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dc.contributor.advisorYoung, Stephanie L.
dc.contributor.advisorWest, Jr., Robert E.
dc.contributor.advisorHoward, Leigh Anne
dc.contributor.authorWalker, Emily Cameron
dc.date.accessioned2019-12-09T18:13:41Z
dc.date.available2019-12-09T18:13:41Z
dc.date.issued2012
dc.identifier.urihttp://hdl.handle.net/20.500.12419/310
dc.descriptionThesis available in Rice Library University Archives and Special Collection.
dc.description.abstractRedheads have been stereotyped throughout history, and the negative perceptions exist to this day. There is prejudice against red hair, which is evident in the portrayal of redheads in art, cinema, literature, and popular culture today. When a character's hair is red, it serves a rhetorical function. Red hair marks the subject as different; for a woman, it denotes she craves the spotlight, or is dangerous, supernatural, evil, sexual, or powerful in some way, and often a combination of these elements. For men, red hair denotes a threat, or is an indicator of weakness, of status as a victim, or of some form of rejection. This thesis is an exploration of the gendered meanings of red hair, specifically its connection with Said's (1978) concept of Othering, Burke's (1973) notion of scapegoating, and Spillman and Spillman's (1997) model of enemy construction. In this thesis, Burke's method of cluster criticism is used to analyze the case studies of Rebekah Brooks, scapegoat for the Murdoch phone hacking scandal; the barring of redhead men from donating at Cryos International sperm banks, and the negative portrayal of redheads in the South Park cartoon, "Ginger Kids." The thesis concludes that redheads continue to be Othered, scapegoated, identified as enemies, and ultimately discriminated against in contemporary society.
dc.subjectred hair
dc.subjectgingerism
dc.subjectscapegoating
dc.subjectenemy construction
dc.subjectRebekah Brooks
dc.subjectnews of the world
dc.subjectcryos international
dc.subjectSouth Park
dc.subjectcluster criticism
dc.titleSirens and scapegoats : the gendered rhetoric of red hair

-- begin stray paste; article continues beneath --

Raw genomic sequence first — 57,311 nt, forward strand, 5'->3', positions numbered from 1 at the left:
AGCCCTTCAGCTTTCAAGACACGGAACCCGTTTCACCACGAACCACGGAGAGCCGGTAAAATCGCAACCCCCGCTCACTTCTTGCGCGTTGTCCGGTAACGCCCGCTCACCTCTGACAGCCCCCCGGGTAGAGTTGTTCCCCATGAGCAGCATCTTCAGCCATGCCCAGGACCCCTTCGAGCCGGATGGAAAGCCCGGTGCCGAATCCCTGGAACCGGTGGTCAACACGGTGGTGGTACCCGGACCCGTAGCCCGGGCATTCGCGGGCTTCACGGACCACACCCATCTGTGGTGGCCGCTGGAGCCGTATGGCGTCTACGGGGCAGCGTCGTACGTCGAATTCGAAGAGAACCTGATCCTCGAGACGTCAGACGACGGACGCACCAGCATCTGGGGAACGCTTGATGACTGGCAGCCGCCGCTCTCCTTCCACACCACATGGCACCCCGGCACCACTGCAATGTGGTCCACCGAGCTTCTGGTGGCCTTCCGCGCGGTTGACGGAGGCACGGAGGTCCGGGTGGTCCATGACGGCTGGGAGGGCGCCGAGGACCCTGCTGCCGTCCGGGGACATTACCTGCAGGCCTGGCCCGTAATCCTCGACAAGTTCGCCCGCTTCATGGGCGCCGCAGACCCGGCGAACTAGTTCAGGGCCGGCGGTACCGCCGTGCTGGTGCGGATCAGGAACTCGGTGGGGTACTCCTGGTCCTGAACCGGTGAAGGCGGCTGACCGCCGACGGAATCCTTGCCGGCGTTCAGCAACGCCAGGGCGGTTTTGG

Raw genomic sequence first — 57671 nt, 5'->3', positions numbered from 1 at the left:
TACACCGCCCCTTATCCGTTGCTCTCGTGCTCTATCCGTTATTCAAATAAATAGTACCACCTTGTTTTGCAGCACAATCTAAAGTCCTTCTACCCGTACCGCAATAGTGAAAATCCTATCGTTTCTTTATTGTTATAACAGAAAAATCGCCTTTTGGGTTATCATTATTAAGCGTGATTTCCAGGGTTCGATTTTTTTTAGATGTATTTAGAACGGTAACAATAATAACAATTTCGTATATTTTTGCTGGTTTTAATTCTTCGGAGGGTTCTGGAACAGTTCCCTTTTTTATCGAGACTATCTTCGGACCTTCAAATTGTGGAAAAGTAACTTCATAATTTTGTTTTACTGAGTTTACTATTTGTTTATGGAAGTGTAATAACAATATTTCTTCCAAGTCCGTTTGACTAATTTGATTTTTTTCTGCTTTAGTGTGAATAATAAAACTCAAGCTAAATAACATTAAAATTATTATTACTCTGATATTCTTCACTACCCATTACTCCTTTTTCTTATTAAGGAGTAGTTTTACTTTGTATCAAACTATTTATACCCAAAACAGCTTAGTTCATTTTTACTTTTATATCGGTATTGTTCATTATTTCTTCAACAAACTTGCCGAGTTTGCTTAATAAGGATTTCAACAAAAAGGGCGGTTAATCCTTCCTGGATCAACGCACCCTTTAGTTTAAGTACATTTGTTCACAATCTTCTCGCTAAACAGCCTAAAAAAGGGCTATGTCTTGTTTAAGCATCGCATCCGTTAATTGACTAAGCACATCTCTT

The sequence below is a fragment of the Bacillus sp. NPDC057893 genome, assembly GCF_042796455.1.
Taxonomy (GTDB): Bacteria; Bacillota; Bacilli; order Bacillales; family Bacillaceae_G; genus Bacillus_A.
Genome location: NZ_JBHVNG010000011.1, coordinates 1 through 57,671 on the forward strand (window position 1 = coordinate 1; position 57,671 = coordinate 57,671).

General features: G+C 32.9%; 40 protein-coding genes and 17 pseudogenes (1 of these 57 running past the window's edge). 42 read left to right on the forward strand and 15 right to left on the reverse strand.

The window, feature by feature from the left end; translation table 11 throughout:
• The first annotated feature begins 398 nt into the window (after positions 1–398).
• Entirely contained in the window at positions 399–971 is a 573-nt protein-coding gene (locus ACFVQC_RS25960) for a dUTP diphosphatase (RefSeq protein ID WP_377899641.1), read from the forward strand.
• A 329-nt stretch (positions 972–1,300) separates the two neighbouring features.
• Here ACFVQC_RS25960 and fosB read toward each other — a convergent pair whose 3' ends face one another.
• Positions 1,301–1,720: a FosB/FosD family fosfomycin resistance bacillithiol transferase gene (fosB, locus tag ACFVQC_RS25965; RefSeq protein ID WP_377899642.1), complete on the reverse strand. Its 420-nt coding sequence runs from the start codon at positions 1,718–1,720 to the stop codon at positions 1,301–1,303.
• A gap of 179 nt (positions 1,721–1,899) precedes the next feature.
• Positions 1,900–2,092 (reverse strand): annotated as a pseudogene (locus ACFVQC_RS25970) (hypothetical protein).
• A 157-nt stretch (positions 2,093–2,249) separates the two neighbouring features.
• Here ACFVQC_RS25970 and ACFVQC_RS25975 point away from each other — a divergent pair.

html.description.abstractRedheads have been stereotyped throughout history, and the negative perceptions exist to this day. There is prejudice against red hair, which is evident in the portrayal of redheads in art, cinema, literature, and popular culture today. When a character's hair is red, it serves a rhetorical function. Red hair marks the subject as different; for a woman, it denotes she craves the spotlight, or is dangerous, supernatural, evil, sexual, or powerful in some way, and often a combination of these elements. For men, red hair denotes a threat, or is an indicator of weakness, of status as a victim, or of some form of rejection. This thesis is an exploration of the gendered meanings of red hair, specifically its connection with Said's (1978) concept of Othering, Burke's (1973) notion of scapegoating, and Spillman and Spillman's (1997) model of enemy construction. In this thesis, Burke's method of cluster criticism is used to analyze the case studies of Rebekah Brooks, scapegoat for the Murdoch phone hacking scandal; the barring of redhead men from donating at Cryos International sperm banks, and the negative portrayal of redheads in the South Park cartoon, "Ginger Kids." The thesis concludes that redheads continue to be Othered, scapegoated, identified as enemies, and ultimately discriminated against in contemporary society.
dc.contributor.degreeMaster of Arts in Communication
dc.typeThesis (M.A.)--University of Southern Indiana, 2012


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